Eight Essential Parts of HOA Community Association Elections
Elections are a big part of what make our community associations work. It’s what empowers members, galvanizes our community, and brings residents together for a common purpose.
To make sure your election is fair, inclusive, and consistent with the documents governing your community, follow these protocols.
1. Create an election committee.
Consult with your management company regarding the possibilities of implementing an election committee. A specifically appointed election committee can be very helpful in ensuring a fair and organized election. This committee can include a Chairperson, along with Committee Members, but all should have limited tenure. If such a committee is established, restrictions should be included such as prohibiting candidates, current board members and officers, or the spouses of such. Be specific about the powers and duties within committee members’ roles. Speak to your managing agent directly for guidance and options, and to ensure that all procedures are in compliance with your association’s by-laws.
2. Start the nominations process.
You can begin this process by creating a nominating committee. If implemented, you should follow the same rules and guidelines you followed when creating your election committee. This committee can assist the Board and managing agent in establishing what kinds of nominations to allow, how to treat write-ins, and how to accept nominations from the floor. Be sure to set limits on nominees, requirements for eligibility, and whether any nomination motions need to be seconded. Your governing documents will determine how this process should be executed so, be sure to check with your property management company and your association’s attorney for their expert opinion.
3. Distribute a meeting notice and a call for candidates.
Your governing documents will state the requirements on calling for candidates, and dictate a specified timeframe for when this part of the process should be completed.. As a Board, you should discuss with your managing agent the procedures reflected within your by-laws for the official Annual Meeting Notice distribution, and the best method of delivery for official documents. Most likely, he best method would be by certified mail. Your Annual Meeting package to all owners should include the official notice, total number of Board seats up for election, request for candidates (and instructions on how to become one), a general and/or specific proxy (dependent upon what is required within your by-laws, along with a ballot for voting procedures.. Each candidate should have the opportunity to submit their credentials for eligibility, and for their biographies to be distributed to all owners prior to the meeting taking place. Take special care to discuss each necessary item with your managing agent to ensure that all requirements for your Annual Meeting mailing have been met.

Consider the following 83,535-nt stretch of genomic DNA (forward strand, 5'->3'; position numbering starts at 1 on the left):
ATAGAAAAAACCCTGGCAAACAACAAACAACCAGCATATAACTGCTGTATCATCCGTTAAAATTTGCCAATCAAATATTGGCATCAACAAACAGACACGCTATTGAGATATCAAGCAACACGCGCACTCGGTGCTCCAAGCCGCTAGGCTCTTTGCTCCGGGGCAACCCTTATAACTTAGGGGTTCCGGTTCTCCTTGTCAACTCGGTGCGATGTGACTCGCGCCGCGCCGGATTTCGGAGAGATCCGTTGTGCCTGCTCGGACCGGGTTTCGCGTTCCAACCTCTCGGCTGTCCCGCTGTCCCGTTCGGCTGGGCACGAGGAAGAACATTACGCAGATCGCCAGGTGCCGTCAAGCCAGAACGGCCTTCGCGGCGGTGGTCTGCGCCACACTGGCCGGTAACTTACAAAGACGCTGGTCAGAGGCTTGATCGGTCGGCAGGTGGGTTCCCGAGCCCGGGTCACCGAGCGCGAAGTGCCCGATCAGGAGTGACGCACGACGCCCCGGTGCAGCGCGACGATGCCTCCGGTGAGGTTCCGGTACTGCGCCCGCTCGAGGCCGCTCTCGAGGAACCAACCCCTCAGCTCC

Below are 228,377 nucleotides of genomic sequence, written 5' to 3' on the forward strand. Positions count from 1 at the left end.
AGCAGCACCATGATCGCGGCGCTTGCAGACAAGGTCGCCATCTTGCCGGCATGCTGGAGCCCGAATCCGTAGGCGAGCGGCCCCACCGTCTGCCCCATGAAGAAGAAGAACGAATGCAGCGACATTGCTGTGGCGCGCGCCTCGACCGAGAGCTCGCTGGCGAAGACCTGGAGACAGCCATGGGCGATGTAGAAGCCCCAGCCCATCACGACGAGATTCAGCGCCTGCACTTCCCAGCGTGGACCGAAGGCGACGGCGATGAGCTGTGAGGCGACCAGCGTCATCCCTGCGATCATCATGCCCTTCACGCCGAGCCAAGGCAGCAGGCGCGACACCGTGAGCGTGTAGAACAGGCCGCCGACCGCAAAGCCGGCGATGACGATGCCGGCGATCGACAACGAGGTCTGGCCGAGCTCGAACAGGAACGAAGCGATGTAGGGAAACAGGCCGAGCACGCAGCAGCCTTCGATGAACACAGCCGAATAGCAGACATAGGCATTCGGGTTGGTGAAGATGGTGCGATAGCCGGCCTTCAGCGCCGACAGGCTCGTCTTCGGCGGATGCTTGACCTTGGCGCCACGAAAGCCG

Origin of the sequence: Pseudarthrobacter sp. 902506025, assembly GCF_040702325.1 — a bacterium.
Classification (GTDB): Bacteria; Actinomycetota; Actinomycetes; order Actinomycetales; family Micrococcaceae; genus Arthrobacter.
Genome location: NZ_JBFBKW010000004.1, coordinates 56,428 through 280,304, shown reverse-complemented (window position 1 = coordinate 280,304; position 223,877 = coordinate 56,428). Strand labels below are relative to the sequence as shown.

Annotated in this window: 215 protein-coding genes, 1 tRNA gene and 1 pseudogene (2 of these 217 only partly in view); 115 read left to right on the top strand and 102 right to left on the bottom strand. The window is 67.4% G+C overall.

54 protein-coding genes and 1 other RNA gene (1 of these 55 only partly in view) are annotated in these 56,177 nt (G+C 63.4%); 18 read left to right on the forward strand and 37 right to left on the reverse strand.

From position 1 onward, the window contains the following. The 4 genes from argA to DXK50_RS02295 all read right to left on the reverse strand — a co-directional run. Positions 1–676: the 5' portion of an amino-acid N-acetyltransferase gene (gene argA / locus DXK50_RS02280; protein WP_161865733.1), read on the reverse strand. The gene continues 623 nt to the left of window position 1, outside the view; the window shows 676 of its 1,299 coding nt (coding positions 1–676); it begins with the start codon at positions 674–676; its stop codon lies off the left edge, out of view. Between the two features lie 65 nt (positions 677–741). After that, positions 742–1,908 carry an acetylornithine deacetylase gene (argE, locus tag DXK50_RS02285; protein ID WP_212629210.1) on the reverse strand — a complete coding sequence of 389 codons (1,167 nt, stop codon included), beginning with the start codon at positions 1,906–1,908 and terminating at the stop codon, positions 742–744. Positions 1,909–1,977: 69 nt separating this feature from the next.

4. Appoint an Inspector.
Again, governing documents might provide for the appointment of an individual who makes sure the election happens in a way that is objective and unbiased, but if not, now is the time to do so. This individual should not be affiliated with the Board in any way and their primary role should be to ensure the election happens fairly. In some instances, the judiciary committee or the covenants committee can act as the election inspectors.
5. Monitor the election.
It’s critical that each member/owner acknowledge the receipt of their ballot or absentee ballot. This registration process ensures a fair election. Talk to your property management company about what steps to take to make this portion of the process ironclad and official -- it will go a long way toward ensuring a foolproof election.
6. Establish your quorum.
It’s not a word you hear every day, but “quorum” refers to the minimum number of homeowners who must respond to the ballot initiative in order to effect a binding election. This voting number can happen in person or by proxy. Contrary to popular belief, the term “quorum” does not refer to the number of current board members present at the election meeting. The percentage of homeowners needed in order to reach a quorum is explicitly stated in your association’s by-laws – you should confirm this information with your managing agent prior to the meeting. It is important to know that without reaching a quorum at an Annual Meeting, your meeting will not be able to take place officially, as your homeowners will not be able to officially vote. Consequently, an election will not be able to be held and the meeting may only move forward as an “informational” one.
7. Count your votes reliably.
Whether votes are cast by machine or with paper, make sure all ballots are counted in a way that complies with tally procedures – and ensure that these procedures are clearly explained to appointed judges prior to the election taking place.
8. Tabulate the results.
Remember the election committee you established earlier? This is their chance to tabulate the results and deliver their data to management. If you’d like, legal counsel can be present for this part of the process, too. In any case, the total tabulation should include total votes cast in person, total number of absentee and proxy votes, and total number of invalid votes.
Make no mistake, elections are a key part of an association’s growth and welfare. Follow these steps – along with the expert advice of your property management company and legal counsel– and you’re assured fair and reliable elections for your next era of leadership.